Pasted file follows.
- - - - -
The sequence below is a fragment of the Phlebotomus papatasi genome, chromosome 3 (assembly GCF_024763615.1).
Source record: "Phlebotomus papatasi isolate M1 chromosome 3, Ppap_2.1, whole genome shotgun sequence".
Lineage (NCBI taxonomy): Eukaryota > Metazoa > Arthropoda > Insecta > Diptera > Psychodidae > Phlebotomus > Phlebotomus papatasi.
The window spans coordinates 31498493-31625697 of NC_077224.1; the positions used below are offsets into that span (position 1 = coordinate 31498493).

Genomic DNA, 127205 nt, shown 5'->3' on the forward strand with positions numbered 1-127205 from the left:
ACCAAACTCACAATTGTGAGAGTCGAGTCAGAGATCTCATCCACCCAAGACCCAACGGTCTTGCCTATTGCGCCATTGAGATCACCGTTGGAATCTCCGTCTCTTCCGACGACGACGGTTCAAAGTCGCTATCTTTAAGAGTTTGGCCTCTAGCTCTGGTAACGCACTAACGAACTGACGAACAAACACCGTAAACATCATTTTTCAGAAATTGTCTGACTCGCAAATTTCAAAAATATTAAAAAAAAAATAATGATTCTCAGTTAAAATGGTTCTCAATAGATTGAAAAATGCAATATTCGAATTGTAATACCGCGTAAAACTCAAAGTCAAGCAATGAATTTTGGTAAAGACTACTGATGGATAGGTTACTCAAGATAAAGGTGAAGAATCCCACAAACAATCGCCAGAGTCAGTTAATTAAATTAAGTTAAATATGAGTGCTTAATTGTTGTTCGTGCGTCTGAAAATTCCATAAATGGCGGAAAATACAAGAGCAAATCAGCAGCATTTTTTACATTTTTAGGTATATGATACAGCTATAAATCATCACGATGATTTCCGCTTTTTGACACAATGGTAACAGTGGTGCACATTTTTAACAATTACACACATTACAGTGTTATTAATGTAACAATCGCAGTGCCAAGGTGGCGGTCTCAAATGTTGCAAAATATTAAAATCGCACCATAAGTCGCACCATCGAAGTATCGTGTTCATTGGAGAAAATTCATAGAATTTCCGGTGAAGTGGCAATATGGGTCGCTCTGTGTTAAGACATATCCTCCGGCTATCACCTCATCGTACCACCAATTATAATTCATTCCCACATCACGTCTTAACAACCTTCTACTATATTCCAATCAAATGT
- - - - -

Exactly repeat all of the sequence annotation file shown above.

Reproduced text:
The sequence below is a fragment of the Phlebotomus papatasi genome, chromosome 3 (assembly GCF_024763615.1).
Source record: "Phlebotomus papatasi isolate M1 chromosome 3, Ppap_2.1, whole genome shotgun sequence".
Lineage (NCBI taxonomy): Eukaryota > Metazoa > Arthropoda > Insecta > Diptera > Psychodidae > Phlebotomus > Phlebotomus papatasi.
The window spans coordinates 31498493-31625697 of NC_077224.1; the positions used below are offsets into that span (position 1 = coordinate 31498493).

Genomic DNA, 127205 nt, shown 5'->3' on the forward strand with positions numbered 1-127205 from the left:
ACCAAACTCACAATTGTGAGAGTCGAGTCAGAGATCTCATCCACCCAAGACCCAACGGTCTTGCCTATTGCGCCATTGAGATCACCGTTGGAATCTCCGTCTCTTCCGACGACGACGGTTCAAAGTCGCTATCTTTAAGAGTTTGGCCTCTAGCTCTGGTAACGCACTAACGAACTGACGAACAAACACCGTAAACATCATTTTTCAGAAATTGTCTGACTCGCAAATTTCAAAAATATTAAAAAAAAAATAATGATTCTCAGTTAAAATGGTTCTCAATAGATTGAAAAATGCAATATTCGAATTGTAATACCGCGTAAAACTCAAAGTCAAGCAATGAATTTTGGTAAAGACTACTGATGGATAGGTTACTCAAGATAAAGGTGAAGAATCCCACAAACAATCGCCAGAGTCAGTTAATTAAATTAAGTTAAATATGAGTGCTTAATTGTTGTTCGTGCGTCTGAAAATTCCATAAATGGCGGAAAATACAAGAGCAAATCAGCAGCATTTTTTACATTTTTAGGTATATGATACAGCTATAAATCATCACGATGATTTCCGCTTTTTGACACAATGGTAACAGTGGTGCACATTTTTAACAATTACACACATTACAGTGTTATTAATGTAACAATCGCAGTGCCAAGGTGGCGGTCTCAAATGTTGCAAAATATTAAAATCGCACCATAAGTCGCACCATCGAAGTATCGTGTTCATTGGAGAAAATTCATAGAATTTCCGGTGAAGTGGCAATATGGGTCGCTCTGTGTTAAGACATATCCTCCGGCTATCACCTCATCGTACCACCAATTATAATTCATTCCCACATCACGTCTTAACAACCTTCTACTATATTCCAATCAAATGT